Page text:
From Front-Lines of Climate Crisis, Gathering Calls for 'New Economy'
"Power without Pollution. Communities United for a Just Transition."
That is the theme of an international gathering that kicked off Wednesday in Richmond, California, bringing together of hundreds of people on the front-lines in the fight against environmental destruction and social inequality to tackle the ambitious question: how do we build an economy that works for people and the planet?
Under the Banner of a campaign called "Our Power," participants hail from dozens of organizations representing indigenous peoples, people of color, and working-class white communities that collaborate through the Climate Justice Alliance. Three days of conversations and strategizing will conclude Saturday with a day of action to highlight local alternatives to fossil fuel dependence. Organizers say the gathering builds towards for the Peoples Climate March and Summit, which is slated for the UN Climate Summit in September in New York. But the convergence aims at something broader: connecting local, national, and international struggles of the marginalized and dispossessed to chart a collective path towards a "just transition" towards a new economy.
"Our growth-driven, global economy is about to crash the planet. Communities on the front lines of this crisis have been feeling that for a long time," Michelle Mascarenhas-Swan, co-director of Climate Justice Alliance, told Common Dreams. "Now we are in a moment of transition, but what is not clear is whether justice will be part of that transition. It is critical for communities on the front-lines to be leading the transition so solutions don't throw anyone under the bus. No community, place, or home is a sacrifice zone."
The gathering takes place in a Bay Area city that under threat of becoming such a zone, facing problems of pollution and poverty that negatively impact public health, including a fire in 2012 at a 112-year-old ever-expanding refinery owned by oil giant Chevron that sent 15,000 nearby residents to the hospital. But Richmond is also the site of long-term environmental justice organizing by grassroots groups including the Richmond Environmental Justice Coalition, which is co-hosting the gathering.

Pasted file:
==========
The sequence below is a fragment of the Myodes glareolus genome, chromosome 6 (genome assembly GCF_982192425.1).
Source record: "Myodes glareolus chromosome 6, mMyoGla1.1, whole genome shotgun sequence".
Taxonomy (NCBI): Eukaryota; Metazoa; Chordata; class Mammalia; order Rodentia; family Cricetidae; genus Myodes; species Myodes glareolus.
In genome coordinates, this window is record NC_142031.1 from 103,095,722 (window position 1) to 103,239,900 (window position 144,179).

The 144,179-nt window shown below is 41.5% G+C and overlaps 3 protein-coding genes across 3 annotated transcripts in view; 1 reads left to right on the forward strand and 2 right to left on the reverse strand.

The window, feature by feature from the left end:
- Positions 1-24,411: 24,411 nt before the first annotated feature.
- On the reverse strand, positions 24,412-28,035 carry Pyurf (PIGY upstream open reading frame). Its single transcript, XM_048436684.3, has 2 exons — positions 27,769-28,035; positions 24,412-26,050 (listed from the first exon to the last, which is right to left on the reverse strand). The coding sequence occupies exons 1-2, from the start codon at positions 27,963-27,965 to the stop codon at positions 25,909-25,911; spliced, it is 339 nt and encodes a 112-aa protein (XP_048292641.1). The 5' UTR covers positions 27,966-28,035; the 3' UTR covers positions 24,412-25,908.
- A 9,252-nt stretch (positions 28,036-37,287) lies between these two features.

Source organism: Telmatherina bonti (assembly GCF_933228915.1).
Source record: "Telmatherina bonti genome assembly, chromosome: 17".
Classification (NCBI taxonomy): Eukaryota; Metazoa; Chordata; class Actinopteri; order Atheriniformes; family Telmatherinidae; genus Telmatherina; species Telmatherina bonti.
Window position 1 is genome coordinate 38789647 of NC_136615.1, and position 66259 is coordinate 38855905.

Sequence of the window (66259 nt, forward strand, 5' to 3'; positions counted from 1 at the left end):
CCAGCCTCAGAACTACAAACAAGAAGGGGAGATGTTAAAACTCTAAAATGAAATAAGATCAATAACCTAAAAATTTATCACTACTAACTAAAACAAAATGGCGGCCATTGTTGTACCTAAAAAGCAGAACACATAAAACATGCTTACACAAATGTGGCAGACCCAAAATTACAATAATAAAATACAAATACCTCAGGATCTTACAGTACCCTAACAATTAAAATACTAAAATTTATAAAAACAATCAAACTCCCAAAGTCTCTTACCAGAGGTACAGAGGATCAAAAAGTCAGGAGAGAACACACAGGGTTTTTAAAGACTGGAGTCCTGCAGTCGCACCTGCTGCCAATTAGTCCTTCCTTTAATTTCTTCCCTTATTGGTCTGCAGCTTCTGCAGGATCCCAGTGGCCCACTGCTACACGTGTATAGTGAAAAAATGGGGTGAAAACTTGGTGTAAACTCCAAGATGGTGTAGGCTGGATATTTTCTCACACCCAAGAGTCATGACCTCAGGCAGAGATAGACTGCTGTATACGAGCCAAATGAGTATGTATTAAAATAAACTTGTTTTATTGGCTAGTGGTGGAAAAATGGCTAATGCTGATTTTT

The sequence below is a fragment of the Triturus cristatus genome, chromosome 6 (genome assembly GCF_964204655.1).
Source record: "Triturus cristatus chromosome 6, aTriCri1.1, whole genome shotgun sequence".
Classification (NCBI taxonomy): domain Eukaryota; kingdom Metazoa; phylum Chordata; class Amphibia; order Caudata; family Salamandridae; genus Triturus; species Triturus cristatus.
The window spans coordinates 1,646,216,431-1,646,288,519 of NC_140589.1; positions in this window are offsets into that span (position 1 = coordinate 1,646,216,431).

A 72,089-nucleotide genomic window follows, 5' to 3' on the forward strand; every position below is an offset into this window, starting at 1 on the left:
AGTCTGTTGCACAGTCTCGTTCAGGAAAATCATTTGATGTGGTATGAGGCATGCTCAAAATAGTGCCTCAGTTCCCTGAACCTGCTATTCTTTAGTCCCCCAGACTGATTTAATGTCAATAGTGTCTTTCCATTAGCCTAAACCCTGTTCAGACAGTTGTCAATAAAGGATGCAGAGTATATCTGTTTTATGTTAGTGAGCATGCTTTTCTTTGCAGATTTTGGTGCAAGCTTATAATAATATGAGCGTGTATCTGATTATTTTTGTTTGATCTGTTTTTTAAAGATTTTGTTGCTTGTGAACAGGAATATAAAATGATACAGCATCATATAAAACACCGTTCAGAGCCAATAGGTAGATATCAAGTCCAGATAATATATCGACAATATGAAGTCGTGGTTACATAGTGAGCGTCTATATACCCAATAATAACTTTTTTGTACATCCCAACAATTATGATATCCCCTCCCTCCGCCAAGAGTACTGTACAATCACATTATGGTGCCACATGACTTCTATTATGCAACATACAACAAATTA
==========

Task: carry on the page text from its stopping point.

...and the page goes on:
“Why us? We live every day on the front-lines of the climate crisis—with illnesses and the danger of explosions—and on the frontline of the economic crisis – when we can’t keep money and jobs in our city,“ said Mey Saechao, an Asian Pacific Environmental Network (APEN) member who lives on the border of Richmond and San Pablo, in a recent press statement.
Participants represent groups spanning the globe, including the Black Mesa Water Coalition in Arizona, which is comprised of indigenous communities, and according to an organizational statement, "dedicated to preserving and protecting Mother Earth and the integrity of Indigenous Peoples' cultures" and organizing for safe, clean water and alternatives to coal-fired power plants. Topics range from organizing for food security on the local level to building a movement of mass transit riders to effective strategies for defeating climate change on a global scale.
Organizers say that key groups—Kentuckians for the Commonwealth, Cooperation Jackson of Jackson, Mississippi, and Southwest Workers Union of San Antonio, Texas—will play a critical role in helping focus the alliance's work on the U.S. south, particularly Gulf Coast communities.
"What we are talking about is the leadership of communities of color, of poor communities," Will Copeland, youth director for the East Michigan Environmental Action Council, told Common Dreams. "These are communities are traditionally viewed as less politically powerful. So we are talking about a shift in power, not just saving our own communities."
Copeland said that the gathering is critical to the work in his local community to organize on the state level against a trash incinerator in a Detroit neighborhood that is having harmful effects on public and environmental health, as well as organize for "the human right to water" throughout the city. "By coming together, we can not just take on issues one by one individually, but really call for a new economy and new way of making our livelihood, which is why the 'just transition' really resonates in Detroit," said Copeland. "We are looking for a new way where people won't get polluted at work and in their neighborhoods, where we won't have to stay unhealthy jobs."
Scientists have confirmed that people already facing socioeconomic inequalities are more severely impacted by climate change, with countries in the global south hardest hit. The gathering builds on decades of organizing among communities of color to bridge the gap between environmental and social justice movements by highlighting the links between environmental destruction, displacement, racism, and poverty.
"We are here to connect our struggles for food sovereignty, zero waste, clean community power, and finding ways for people to stay rooted in neighborhood," said Mascarenhas-Swan. "It takes roots to weather a storm, and the storm is here."
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